Monday, November 7, 2011

Truth vs. Fiction in Film

The screenwriter of Anonymous confesses how history was changed in the film. (Via Supremacy and Survival.)
I researched the screenplay for "Anonymous"—the new movie about the Shakespeare "authorship question"—for several years before I wrote it. I learned as much as I could about Shakespeare, the Earl of Oxford (the leading alternative candidate for authorship of the plays), the Elizabethan court, Elizabethan stagecraft, etc. I wanted my script to be as factually accurate as possible. But I also wanted to tell a rocking good story and to express a theme that matters to me a great deal: that the pen is mightier than the sword. At the climax of the film, the Earl of Oxford—through his front man, the actor William Shakespeare—tries to inspire a mob to go to Queen Elizabeth's palace to peacefully demand the banishment of Sir Robert Cecil, the Queen's chief adviser and the film's villain.

How does he attempt to bring this about? Through a performance of one of his plays, of course. Anyone who knows Elizabethan history knows that Shakespeare's "Richard II" was performed on the eve of this event, which became known as the Essex Rebellion. But "Richard II" is a very subtle and complicated play. Why its politics were relevant to London commoners in 1601—and why it would incite them to start an actual rebellion—would be extremely difficult to convey to a modern audience. I could have done it, but it would have required an additional 20 minutes of film time.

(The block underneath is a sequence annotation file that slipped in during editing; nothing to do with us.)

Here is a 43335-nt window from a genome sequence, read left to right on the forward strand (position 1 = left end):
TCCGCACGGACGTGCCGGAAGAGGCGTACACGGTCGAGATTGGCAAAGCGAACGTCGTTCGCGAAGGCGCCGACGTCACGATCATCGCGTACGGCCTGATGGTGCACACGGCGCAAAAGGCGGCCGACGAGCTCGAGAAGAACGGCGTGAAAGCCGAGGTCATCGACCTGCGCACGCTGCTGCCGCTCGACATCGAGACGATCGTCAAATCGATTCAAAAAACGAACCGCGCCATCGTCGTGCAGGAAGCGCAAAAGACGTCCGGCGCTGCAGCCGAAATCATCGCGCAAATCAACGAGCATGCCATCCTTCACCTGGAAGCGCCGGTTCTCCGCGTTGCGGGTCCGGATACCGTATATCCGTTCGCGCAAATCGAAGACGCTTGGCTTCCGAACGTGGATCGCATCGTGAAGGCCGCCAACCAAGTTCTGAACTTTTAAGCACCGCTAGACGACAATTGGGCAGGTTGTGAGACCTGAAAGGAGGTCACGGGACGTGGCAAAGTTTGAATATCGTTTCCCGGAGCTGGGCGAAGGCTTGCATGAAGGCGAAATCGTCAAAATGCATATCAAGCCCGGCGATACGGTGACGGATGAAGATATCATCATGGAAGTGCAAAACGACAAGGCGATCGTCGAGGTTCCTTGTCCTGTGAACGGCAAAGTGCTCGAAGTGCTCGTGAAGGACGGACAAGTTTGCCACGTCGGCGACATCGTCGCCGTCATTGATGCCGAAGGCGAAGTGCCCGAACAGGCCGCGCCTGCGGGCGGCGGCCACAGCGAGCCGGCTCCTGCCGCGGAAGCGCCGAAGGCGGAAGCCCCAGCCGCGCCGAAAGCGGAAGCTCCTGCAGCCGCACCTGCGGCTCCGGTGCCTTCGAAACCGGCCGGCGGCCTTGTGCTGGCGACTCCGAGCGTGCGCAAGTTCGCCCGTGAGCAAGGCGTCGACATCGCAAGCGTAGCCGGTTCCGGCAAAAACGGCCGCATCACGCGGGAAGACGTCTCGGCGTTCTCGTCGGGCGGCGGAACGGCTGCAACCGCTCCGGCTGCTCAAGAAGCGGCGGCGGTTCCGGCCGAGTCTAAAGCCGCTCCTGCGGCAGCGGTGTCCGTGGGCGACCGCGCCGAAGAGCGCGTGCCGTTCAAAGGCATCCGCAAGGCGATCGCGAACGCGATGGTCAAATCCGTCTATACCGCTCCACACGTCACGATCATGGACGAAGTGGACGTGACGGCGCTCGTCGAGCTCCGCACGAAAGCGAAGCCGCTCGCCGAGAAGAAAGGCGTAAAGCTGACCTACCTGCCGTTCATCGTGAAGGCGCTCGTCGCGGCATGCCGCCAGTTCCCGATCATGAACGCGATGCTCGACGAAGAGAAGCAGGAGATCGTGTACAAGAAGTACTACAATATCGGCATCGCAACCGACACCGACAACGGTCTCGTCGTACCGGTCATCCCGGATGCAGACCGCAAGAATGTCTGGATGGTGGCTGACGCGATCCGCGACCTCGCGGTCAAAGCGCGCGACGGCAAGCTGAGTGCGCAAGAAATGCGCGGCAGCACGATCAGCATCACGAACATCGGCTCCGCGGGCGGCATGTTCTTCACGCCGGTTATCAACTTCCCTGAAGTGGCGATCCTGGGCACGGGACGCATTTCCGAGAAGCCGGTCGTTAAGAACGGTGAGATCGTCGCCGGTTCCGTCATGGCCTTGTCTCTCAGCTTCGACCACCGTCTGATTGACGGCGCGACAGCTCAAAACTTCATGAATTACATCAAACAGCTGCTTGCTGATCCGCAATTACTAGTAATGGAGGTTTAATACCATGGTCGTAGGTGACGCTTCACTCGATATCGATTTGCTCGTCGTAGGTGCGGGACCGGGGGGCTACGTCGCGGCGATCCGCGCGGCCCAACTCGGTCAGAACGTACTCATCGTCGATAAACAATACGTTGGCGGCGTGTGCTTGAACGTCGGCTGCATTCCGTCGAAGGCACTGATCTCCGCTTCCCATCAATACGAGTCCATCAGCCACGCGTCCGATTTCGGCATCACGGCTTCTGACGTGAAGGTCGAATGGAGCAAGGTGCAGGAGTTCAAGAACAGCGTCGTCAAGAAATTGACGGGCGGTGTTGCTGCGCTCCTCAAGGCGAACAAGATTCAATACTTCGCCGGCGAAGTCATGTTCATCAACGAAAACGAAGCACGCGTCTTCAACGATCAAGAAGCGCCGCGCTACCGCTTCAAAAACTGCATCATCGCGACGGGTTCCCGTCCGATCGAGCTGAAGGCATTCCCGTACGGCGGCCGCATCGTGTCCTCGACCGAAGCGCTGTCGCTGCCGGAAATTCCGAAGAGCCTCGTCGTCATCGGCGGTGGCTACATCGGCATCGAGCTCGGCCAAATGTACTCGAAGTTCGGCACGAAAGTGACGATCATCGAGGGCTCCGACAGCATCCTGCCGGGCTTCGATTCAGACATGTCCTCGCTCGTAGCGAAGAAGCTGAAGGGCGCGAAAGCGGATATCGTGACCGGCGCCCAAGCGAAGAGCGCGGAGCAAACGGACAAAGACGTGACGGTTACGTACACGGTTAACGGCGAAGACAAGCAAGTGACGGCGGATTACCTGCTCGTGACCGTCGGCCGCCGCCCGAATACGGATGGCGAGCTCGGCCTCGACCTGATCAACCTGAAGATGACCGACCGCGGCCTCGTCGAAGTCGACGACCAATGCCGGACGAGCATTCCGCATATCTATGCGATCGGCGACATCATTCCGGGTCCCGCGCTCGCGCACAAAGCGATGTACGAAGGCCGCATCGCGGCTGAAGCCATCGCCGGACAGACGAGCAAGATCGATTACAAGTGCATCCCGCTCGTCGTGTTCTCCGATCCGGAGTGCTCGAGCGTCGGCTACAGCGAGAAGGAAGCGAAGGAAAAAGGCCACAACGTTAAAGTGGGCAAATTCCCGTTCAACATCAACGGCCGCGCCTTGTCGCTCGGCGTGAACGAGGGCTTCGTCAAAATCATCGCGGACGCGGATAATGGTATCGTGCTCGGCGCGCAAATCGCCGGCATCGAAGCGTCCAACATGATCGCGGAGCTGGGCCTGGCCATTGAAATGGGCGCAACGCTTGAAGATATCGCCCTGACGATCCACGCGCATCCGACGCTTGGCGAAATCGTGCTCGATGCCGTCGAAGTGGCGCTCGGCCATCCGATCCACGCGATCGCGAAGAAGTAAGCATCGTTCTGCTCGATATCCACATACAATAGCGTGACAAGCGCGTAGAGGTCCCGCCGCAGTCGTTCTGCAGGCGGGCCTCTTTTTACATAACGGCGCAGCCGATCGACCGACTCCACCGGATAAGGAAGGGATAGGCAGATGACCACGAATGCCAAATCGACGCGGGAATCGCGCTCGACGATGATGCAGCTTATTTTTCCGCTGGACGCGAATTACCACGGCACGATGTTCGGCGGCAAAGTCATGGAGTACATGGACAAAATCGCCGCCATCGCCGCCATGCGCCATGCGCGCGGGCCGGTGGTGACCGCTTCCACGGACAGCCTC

And, as I said, the film is not really about the Essex Rebellion. It is about showing that ideas are stronger than brute force. So how to make that point without wasting 20 minutes of the audience's time? Well, Sir Robert Cecil—our villain—was in real life a hunchback. And so is King Richard III in Shakespeare's play of the same name. By switching the play that precedes the Essex Rebellion from "Richard II" to "Richard III," I was able to let the movie's audience immediately see the political implications of the performance. I didn't have to explain any complicated political metaphors: They only needed to see Richard III's hunched back to understand instantly a point that would have been obvious to London bricklayers and cobblers of the era.
In the end, the Essex Rebellion failed. In "Anonymous," it fails because Robert Cecil uses cannons—brute force—to destroy it. But, ultimately, Cecil couldn't silence the plays—or the ideas that they contain. The next king, James Stuart, was an immense fan of the theater, and he, too, understood what "Richard II" and "Richard III" were trying to say.
Is "Anonymous" an exact account of the history that it covers? No. But the liberties that it takes are necessary for capturing a deeper truth. In this, I can point to noble literary antecedents. Just consider the fictionalized characters and imagined events of the "history" plays of Shakespeare himself. (Read entire article.)

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